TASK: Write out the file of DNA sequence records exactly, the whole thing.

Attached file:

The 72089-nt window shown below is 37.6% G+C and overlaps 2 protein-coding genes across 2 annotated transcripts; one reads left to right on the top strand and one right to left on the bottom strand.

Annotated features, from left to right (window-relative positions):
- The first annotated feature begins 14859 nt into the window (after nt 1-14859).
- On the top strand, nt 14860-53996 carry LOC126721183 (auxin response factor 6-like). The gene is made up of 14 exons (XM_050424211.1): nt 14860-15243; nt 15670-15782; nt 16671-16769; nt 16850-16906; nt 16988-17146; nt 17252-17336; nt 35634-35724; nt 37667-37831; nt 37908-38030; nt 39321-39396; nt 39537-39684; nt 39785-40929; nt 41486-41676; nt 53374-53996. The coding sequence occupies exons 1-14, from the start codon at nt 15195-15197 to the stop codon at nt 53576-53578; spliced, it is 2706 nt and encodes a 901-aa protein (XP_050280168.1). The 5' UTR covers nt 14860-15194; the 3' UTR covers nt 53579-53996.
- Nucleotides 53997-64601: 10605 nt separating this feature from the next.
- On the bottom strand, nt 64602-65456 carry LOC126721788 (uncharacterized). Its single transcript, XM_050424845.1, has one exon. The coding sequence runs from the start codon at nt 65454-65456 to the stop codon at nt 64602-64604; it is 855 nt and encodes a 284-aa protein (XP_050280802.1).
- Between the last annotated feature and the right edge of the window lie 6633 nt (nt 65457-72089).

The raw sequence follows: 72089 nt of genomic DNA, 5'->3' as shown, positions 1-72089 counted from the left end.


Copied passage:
The 72089-nt window shown below is 37.6% G+C and overlaps 2 protein-coding genes across 2 annotated transcripts; one reads left to right on the top strand and one right to left on the bottom strand.

Annotated features, from left to right (window-relative positions):
- The first annotated feature begins 14859 nt into the window (after nt 1-14859).
- On the top strand, nt 14860-53996 carry LOC126721183 (auxin response factor 6-like). The gene is made up of 14 exons (XM_050424211.1): nt 14860-15243; nt 15670-15782; nt 16671-16769; nt 16850-16906; nt 16988-17146; nt 17252-17336; nt 35634-35724; nt 37667-37831; nt 37908-38030; nt 39321-39396; nt 39537-39684; nt 39785-40929; nt 41486-41676; nt 53374-53996. The coding sequence occupies exons 1-14, from the start codon at nt 15195-15197 to the stop codon at nt 53576-53578; spliced, it is 2706 nt and encodes a 901-aa protein (XP_050280168.1). The 5' UTR covers nt 14860-15194; the 3' UTR covers nt 53579-53996.
- Nucleotides 53997-64601: 10605 nt separating this feature from the next.
- On the bottom strand, nt 64602-65456 carry LOC126721788 (uncharacterized). Its single transcript, XM_050424845.1, has one exon. The coding sequence runs from the start codon at nt 65454-65456 to the stop codon at nt 64602-64604; it is 855 nt and encodes a 284-aa protein (XP_050280802.1).
- Between the last annotated feature and the right edge of the window lie 6633 nt (nt 65457-72089).

The raw sequence follows: 72089 nt of genomic DNA, 5'->3' as shown, positions 1-72089 counted from the left end.